In advertising, it is generally believed that ads based on an idea have a better chance of breaking clutter and being noticed, remembered. But there are exceptions, as with every rule. Sometimes, ads without a central idea can gain attention and traction thanks to the execution – it could be a memorable jingle, anthem song or execution style which aids the clutter-breaking ability. But to rely on that as a strategy to create effective advertising every time is just not possible. In short, all brands cannot rely on the ‘execution will get us noticed and loved’ route all the time. With the Nike ad, couple of other factors come into play: the legacy of the brand’s connect with consumers and flawless execution, which comes at a cost. Nike has a built an emotional connect with decades of investments behind ‘Just Do It’ idea and several other initiatives with celebrity sportspersons which call for deep pockets – a luxury not enjoyed by all brands. Also, the symbolism of ‘we will overcome’ kind of messaging (which many brands have adopted during COVID-19) works thanks to the timing and conveys a positive feeling of hope. In sum, it is a triumph of flawless execution aided by brand’s equity and positive resonance of the core message.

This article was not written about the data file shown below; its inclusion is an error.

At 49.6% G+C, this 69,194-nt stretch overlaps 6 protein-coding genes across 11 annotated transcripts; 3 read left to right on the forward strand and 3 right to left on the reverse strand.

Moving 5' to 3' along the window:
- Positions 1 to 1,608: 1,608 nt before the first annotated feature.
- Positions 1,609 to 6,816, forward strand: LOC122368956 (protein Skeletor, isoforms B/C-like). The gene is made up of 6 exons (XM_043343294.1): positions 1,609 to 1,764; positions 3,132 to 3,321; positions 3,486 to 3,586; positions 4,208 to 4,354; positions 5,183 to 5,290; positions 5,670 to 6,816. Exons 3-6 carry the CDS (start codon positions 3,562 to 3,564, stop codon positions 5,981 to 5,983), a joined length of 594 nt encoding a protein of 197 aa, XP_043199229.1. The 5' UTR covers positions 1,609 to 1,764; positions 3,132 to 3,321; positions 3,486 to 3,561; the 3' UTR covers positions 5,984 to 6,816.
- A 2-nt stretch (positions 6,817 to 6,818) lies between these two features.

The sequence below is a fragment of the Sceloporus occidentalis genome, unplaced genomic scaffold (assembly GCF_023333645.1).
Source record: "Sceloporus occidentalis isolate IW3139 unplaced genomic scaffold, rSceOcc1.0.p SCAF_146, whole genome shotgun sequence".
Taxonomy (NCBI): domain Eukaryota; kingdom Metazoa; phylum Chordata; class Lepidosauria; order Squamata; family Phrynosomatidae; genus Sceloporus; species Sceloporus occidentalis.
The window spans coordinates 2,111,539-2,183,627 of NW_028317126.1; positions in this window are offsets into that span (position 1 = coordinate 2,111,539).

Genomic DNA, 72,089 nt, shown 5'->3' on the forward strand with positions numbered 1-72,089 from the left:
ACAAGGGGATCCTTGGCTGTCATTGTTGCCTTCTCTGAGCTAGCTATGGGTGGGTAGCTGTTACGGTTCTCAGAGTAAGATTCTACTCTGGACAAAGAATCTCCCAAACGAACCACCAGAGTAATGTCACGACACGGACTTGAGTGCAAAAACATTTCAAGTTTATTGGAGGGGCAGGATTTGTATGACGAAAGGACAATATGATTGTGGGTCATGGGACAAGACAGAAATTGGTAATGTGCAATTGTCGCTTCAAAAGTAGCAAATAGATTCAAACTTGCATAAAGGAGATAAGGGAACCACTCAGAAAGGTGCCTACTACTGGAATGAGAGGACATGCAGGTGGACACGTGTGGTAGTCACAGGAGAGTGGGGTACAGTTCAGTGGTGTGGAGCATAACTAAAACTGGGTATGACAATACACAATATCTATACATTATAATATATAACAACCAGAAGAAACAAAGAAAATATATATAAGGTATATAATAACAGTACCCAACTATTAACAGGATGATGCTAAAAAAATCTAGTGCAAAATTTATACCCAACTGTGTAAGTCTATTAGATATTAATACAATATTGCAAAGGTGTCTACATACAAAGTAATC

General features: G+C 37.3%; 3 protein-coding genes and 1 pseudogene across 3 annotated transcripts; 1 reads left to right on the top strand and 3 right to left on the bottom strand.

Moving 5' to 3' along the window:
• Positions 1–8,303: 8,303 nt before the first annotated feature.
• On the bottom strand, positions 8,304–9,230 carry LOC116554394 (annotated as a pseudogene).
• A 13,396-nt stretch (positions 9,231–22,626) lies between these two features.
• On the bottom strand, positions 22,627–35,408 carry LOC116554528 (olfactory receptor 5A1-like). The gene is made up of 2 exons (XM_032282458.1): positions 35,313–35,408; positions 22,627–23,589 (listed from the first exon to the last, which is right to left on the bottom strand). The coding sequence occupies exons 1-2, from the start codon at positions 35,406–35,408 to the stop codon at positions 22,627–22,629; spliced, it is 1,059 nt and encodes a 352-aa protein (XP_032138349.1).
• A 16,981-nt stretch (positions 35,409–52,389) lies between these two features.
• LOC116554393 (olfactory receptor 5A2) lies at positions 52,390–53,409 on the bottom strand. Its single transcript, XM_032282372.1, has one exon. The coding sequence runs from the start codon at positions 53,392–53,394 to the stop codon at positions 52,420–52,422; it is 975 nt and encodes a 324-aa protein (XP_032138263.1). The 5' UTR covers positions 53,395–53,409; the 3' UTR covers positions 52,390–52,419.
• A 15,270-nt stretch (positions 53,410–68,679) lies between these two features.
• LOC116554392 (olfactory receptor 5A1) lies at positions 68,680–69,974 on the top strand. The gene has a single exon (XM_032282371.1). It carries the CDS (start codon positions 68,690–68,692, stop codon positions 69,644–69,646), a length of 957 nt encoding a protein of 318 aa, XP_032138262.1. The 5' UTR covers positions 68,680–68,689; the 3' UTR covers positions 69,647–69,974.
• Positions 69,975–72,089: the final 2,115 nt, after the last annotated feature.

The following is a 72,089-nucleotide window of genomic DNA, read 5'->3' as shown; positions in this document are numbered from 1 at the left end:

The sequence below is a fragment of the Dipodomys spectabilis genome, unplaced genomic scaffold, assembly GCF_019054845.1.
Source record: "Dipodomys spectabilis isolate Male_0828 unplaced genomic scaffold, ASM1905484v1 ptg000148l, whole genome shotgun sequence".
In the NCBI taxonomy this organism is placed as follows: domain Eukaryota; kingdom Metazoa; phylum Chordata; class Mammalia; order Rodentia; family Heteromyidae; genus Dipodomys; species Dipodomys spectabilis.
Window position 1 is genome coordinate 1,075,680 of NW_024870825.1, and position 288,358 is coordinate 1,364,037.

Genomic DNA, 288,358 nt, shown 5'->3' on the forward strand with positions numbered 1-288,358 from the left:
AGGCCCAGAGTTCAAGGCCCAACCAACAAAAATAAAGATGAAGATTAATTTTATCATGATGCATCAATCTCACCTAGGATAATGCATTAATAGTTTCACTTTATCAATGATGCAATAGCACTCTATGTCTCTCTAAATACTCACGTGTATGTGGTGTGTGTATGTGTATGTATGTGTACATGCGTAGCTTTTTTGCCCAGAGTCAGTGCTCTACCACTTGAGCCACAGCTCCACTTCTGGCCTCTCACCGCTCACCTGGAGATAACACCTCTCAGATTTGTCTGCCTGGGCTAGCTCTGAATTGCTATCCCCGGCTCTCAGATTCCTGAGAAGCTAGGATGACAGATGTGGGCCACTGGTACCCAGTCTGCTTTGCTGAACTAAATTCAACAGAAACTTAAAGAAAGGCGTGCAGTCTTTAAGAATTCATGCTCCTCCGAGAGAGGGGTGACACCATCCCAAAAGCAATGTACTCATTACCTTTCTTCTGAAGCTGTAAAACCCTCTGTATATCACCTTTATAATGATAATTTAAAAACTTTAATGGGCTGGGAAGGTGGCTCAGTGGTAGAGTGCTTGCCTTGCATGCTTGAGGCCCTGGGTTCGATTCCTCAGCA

Here are a few other creative ideas which caught my eye last week:

Chocolate Factory: A Tasty Summer Flavour

Here’s another triumph of execution, coupled with an idea, this time in print. A chocolate brand created summer scenes through some great food styling anchored around the product, showcasing it visually.

Agency: Artbox Studios, Egypt. Via.

Coca-Cola: Open Like Never Before

A new ad for Coca-Cola is a proclamation of a manifesto urging us to be ‘open like never before’ – asking us to appreciate what we previously took for granted and explore new opportunities. We’ve reached a stage where many brands are taking the brand purpose route – making lofty claims and promises but realising that they need to be followed by action on the ground. While research says that consumers prefer being associated with brands which take a stand and convey a larger brand purpose, brands rushing into this territory have two aspects to think about: no amount of marketing can be a replacement for product performance and all such activities will be seen as mere posturing if not followed up through action.